Morning Scones

This delicious scone recipe includes a combination of flours and whole rolled oats, pulled together with butter and buttermilk and enough fresh fruit to have a burst of flavor in every bite. Almost every special day in my life starts with one of these morning scones, with any number of fruit combinations.

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There is nothing quite like the aroma of these scones baking in your oven first thing in the morning. Well… there is the sensation of breaking a warm freshly-baked scone open and spreading a little butter on top before popping it into your mouth where the scone gently crumbles. That’s a pretty great experience too! Dry ingredients for scones in a bowl with cubed butter next to it.

Annie’s been making these scones for as long as I can remember. She adapted this recipe from an old Martha Stewart scone recipe, but has made some tweaks of her own and tried innumerable fruit combinations that have all been delicious – cranberry and orange, banana and blueberry, strawberry and rhubarb and the classic lemon and blueberry to name a few. She’s become a pro at making these scones and can practically make them in her sleep. They are not difficult to make, but there are a few tips that can help you make them in your sleep too!

The first thing to understand is how much to cut the butter into the dry ingredients. Below is a photo of what I mean when I say the mixture should look like coarse meal. There should still be chunks of butter left in the mixture – they can be randomly sized, but no bigger than a pea. I find it easiest to pinch the butter into the dry ingredients with my fingers. This ensures you won’t over-mix the butter and you have constant knowledge of the size of the butter cubes as they get smaller.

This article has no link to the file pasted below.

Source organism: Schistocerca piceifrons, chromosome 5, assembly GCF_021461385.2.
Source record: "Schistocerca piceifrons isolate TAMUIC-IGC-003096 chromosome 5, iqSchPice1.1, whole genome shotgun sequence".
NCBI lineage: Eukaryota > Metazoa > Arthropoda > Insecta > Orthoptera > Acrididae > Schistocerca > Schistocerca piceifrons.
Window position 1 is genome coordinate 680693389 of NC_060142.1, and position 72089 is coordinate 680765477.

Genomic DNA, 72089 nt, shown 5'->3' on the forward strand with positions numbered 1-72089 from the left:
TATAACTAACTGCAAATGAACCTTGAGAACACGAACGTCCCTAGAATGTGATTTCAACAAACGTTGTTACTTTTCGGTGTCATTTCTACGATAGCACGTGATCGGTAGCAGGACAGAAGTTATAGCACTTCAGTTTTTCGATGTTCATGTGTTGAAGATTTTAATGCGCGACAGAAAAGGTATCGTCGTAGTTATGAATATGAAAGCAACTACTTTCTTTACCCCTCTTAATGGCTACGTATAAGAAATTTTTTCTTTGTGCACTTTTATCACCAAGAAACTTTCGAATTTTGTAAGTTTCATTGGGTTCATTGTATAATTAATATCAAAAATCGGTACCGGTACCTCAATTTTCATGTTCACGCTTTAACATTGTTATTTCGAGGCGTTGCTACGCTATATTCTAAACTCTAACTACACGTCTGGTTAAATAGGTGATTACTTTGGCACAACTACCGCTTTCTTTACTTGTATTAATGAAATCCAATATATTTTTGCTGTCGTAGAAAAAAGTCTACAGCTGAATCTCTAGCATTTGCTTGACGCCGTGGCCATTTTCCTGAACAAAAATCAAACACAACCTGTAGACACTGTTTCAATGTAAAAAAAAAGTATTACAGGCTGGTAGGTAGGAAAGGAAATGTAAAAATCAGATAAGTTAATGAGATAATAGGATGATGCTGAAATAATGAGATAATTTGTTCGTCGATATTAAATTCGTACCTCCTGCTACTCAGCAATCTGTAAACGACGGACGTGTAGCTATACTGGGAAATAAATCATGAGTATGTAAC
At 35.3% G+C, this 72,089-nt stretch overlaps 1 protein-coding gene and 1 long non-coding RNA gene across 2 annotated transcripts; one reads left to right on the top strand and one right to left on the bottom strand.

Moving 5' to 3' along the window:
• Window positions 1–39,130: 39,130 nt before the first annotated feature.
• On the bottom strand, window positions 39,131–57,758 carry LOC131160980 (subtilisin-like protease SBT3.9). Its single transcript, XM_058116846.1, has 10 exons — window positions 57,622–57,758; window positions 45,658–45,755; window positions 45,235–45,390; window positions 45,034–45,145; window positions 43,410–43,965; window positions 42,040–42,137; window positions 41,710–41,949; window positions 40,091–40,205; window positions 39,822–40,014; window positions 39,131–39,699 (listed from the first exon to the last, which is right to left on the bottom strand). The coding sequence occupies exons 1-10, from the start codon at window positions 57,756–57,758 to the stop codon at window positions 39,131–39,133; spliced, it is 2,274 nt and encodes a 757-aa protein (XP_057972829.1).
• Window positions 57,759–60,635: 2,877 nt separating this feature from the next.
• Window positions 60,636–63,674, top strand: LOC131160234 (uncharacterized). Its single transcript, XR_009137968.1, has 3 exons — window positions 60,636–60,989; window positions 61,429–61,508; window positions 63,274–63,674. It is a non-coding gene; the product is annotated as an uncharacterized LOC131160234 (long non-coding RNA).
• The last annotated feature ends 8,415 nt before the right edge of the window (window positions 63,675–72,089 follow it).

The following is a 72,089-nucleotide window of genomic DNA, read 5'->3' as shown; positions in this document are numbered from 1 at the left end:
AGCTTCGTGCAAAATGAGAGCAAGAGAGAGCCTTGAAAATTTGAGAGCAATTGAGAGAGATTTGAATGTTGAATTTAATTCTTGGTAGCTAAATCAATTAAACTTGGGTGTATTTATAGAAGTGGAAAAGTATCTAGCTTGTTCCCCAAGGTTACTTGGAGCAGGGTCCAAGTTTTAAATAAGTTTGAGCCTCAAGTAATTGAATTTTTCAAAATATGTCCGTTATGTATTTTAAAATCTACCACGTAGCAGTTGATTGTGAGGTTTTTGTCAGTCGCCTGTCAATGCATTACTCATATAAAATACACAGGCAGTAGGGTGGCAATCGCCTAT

Dry ingredients for scones with the butter cut in to look like coarse meal.

After you’ve mixed the buttermilk into the dry ingredients and it’s become a shapable dough, you need to understand how to shape the dough and mark it for cutting. It is Martha’s original recipe that shapes the scone dough into a log and then scores it into triangles. I really like this technique because it allows you to cut the log into sections to freeze, rather than freezing ten scones altogether. I like to portion out the scones into sections of two, wrap them and freeze them so that I can easily pull one section out of the freezer and bake just two scones at any time. Why? Because if I baked ten scones, I’d eat at least 5 of them immediately!

Keeping the scones in the freezer has two benefits. First of all, the scones bake better if they go into the oven cold – it takes the butter more time to melt and by the time it does, the proteins have set enough to keep the shape of the scone intact, preventing it from flattening. Secondly, it means you can make a batch of scones one day and have several little packages of scones ready and waiting for you to bake any morning you feel like one, or if you have company staying with you. 

The baking is the easiest part, but I do like to bake them on a parchment lined baking sheet. It’s completely unnecessary, but it does save you a little scrubbing should any of the fruit fall out of the scones and burn on the pan. No one wants to scrub a pan in the morning, especially after the extraordinary aroma has filled the house and you’ve had the extreme pleasure of one of these morning scones melting in your mouth.

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Morning Scones

  • Prep Time: 20 m
  • Cook Time: 30 m
  • Freezing Time: 2 h
  • Total Time: 50 m
  • Servings:


  • cups whole-wheat flour
  • 2 cups all-purpose flour
  • ¾ cup sugar
  • ¾ teaspoon salt